A series of articles concerning the role which basic income (BI) could play in the fight against unfree labour in now on openDemocracy.
The introduction by Neil Howard sets the tone for the debate: even though many thinks that coercion by evildoers is the main cause for modern day slavery and human trafficking, this is not the case. Exploited workers often consent to their situation because is their only option to make ends meet. The question arises: “if we really want to end ‘modern slavery’, and indeed if we’re serious about protecting people from all forms of exploitation, then why not simply ensure that everyone always has a minimum amount of money in their pocket such that they can say no to bad work?” Which is exactly what Universal Basic Income advocates maintain.
The debate starts with an article by Guy Standing, “Basic income and the three varieties of freedom”, libertarian, liberal, and republican freedom. As “freedom costs money”, the impact of the introduction of a Basic Income is greater than its monetary value. Guy Standing explains that the BI works by changing structurally the society in which it is implemented, ant its “emancipatory value is greater… than the money value”.
Simon Binrbaun and Jurgen De Wispeleare, with “The power to walk away: is basic income a bridge too far?”, are concerned with whether basic income really enhances workers’ freedom or not. Their point is that the rationale of BI as an instrument of freedom is clear, as it would endow workers with more contractual power, but when the proposal is faced with reality, some concerns arise. Firstly, the monetary amounts provided with UBI under current proposals seems insufficient to give workers true exit power from their job. Secondly, even if workers were to opt out from a job, the structure of the job market is such that it allows for horizontal but not vertical transfer. And thirdly, it remains to be seen how employers would react to more contractual power from their employees, having them the possibility to use automation as a substitute for human workforce.
Karl Widerquist’s article, “End the threat of economic destitution now”, focuses on how
“UBI is not something for nothing. It is the just compensation for all the one-sided rules of property and property regulations that society imposes on individuals.” Because governments enforce property rights systems that block many from accessing naturals resources, poverty and destitution are not the result of personal choices, but of the lack of freedom implied in this allocation of resources. UBI would thus acts as “… the just compensation for all the one-sided rules of property and property regulations society inherently imposes on individuals”.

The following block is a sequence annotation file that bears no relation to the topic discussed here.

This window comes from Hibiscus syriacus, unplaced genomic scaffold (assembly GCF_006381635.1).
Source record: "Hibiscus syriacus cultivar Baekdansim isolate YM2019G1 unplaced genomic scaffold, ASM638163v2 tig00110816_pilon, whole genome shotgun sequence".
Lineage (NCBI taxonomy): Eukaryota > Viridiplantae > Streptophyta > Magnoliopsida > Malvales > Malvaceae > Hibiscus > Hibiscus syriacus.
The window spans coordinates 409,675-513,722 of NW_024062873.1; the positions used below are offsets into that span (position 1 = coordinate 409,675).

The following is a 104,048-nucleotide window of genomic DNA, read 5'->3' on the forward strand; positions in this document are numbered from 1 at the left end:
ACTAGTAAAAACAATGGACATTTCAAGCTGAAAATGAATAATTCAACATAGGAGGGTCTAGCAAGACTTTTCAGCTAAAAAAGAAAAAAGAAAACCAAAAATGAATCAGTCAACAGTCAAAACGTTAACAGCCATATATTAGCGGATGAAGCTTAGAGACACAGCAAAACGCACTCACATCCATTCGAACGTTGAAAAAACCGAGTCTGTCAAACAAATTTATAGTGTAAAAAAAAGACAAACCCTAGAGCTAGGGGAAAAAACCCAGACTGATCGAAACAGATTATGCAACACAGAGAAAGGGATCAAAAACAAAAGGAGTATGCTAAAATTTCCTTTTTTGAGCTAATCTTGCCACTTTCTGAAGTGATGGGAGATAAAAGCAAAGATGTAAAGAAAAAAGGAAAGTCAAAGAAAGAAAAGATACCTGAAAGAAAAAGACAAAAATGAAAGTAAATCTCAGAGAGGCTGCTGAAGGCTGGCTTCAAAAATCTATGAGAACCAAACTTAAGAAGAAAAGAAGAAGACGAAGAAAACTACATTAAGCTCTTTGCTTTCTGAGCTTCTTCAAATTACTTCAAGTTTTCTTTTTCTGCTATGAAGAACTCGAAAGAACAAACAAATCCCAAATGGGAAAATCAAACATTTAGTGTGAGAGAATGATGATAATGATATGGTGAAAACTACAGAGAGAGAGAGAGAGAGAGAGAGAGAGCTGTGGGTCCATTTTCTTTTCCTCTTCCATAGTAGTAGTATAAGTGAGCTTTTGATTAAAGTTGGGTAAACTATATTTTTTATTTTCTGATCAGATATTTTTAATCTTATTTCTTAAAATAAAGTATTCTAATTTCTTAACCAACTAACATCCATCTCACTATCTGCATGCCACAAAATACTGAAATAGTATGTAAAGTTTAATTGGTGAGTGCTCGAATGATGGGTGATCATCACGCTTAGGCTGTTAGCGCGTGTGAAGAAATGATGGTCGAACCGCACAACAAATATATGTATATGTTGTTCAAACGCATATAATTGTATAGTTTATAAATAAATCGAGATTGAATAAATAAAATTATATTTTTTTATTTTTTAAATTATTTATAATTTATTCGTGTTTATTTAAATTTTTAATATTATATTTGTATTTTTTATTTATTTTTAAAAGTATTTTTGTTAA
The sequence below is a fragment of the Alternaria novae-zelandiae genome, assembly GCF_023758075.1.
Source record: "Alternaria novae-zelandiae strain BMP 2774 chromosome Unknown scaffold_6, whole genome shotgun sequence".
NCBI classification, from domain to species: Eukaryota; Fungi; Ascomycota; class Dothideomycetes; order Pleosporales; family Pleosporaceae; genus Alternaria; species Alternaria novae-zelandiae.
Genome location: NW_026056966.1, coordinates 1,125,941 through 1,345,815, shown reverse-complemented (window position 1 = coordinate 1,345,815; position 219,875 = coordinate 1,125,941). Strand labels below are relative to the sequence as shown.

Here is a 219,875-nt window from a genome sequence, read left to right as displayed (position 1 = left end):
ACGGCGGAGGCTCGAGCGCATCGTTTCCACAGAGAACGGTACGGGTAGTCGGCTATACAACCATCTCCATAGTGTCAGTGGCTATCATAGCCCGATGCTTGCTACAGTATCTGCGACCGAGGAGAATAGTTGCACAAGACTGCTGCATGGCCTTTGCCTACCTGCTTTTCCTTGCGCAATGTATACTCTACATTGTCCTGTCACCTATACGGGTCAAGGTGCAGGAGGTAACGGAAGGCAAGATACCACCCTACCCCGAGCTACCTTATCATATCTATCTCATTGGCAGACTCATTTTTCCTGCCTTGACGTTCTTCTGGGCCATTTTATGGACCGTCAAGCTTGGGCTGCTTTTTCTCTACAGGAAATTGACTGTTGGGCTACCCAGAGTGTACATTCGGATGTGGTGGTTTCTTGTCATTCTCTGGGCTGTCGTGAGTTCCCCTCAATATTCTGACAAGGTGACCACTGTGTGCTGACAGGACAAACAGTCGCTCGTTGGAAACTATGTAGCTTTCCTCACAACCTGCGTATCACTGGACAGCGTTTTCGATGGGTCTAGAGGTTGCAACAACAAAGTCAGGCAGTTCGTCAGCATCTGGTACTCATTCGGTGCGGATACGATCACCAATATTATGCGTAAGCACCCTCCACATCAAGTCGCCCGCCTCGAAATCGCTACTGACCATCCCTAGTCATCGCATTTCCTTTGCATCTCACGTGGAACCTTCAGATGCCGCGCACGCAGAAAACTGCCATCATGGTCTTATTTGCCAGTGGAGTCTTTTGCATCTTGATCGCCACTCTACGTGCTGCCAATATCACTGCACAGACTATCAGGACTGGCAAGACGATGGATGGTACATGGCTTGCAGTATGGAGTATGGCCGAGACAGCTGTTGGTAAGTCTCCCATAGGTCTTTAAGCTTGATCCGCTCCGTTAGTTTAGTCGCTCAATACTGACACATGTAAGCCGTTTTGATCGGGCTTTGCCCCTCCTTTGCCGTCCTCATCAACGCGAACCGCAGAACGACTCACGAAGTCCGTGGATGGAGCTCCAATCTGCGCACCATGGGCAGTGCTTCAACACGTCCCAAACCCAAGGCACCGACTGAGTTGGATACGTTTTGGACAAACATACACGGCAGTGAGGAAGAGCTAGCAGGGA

Ana Cecilia Dinerstein, with “Basic Income bows to the master”, accuses basic income of just confirming the domination of money over our lives. The elephant in the room, she says, is the lack of a discourse about money per se. Pointing her finger not at the lack of money nor at its unfair distribution, she states that the problem is human dependence on money; one that cannot be solved with UBI. UBI, in her view, “will contribute to the perpetuation and subordination of humans to money”, and it wouldn’t bring dignity to people, as it would only assure material subsistence.
“Feminist politics and a case for basic income”, by Kathi WeeksandCameron Thibos, considers the potential for UBI to fix the severance of work and wages.
“Wages do not compensate workers, and especially women, for most of the work they do. A basic income could change that.” Inspired by the Wages for Housework movement in the 1970s, the authors discuss of how much of the activities people (and especially women) have to perform are not remunerated. UBI can be the right tool to enhance freedom in the household and in society as a whole.
In “Basic income can transform women’s lives”, Renana Jhabvalaexplores the result of basic income pilots in India. Starting from a small study in Delhi to the one of Madhya Pradesh, with eleven thousands taking part, we learn how the Self Employed Women’s Association (SEWA), a women’s trade union, became one of the earliest advocates of basic income in India. This happened because the introduction of UBI brought on positive welfare effects, an increase in equity, and generally economic growth effects.
“Our pilots showed that basic income has the power to transform the lives of whole families, and especially those of women. Now it is time for India to take the next step and make basic income a reality for all.”
The 41 minutes long documentary focuses on Universal Basic Income (UBI), retracing its history, explaining its rationale, and investigating why and how the idea has reached a much larger audience and unprecedented support in the last years.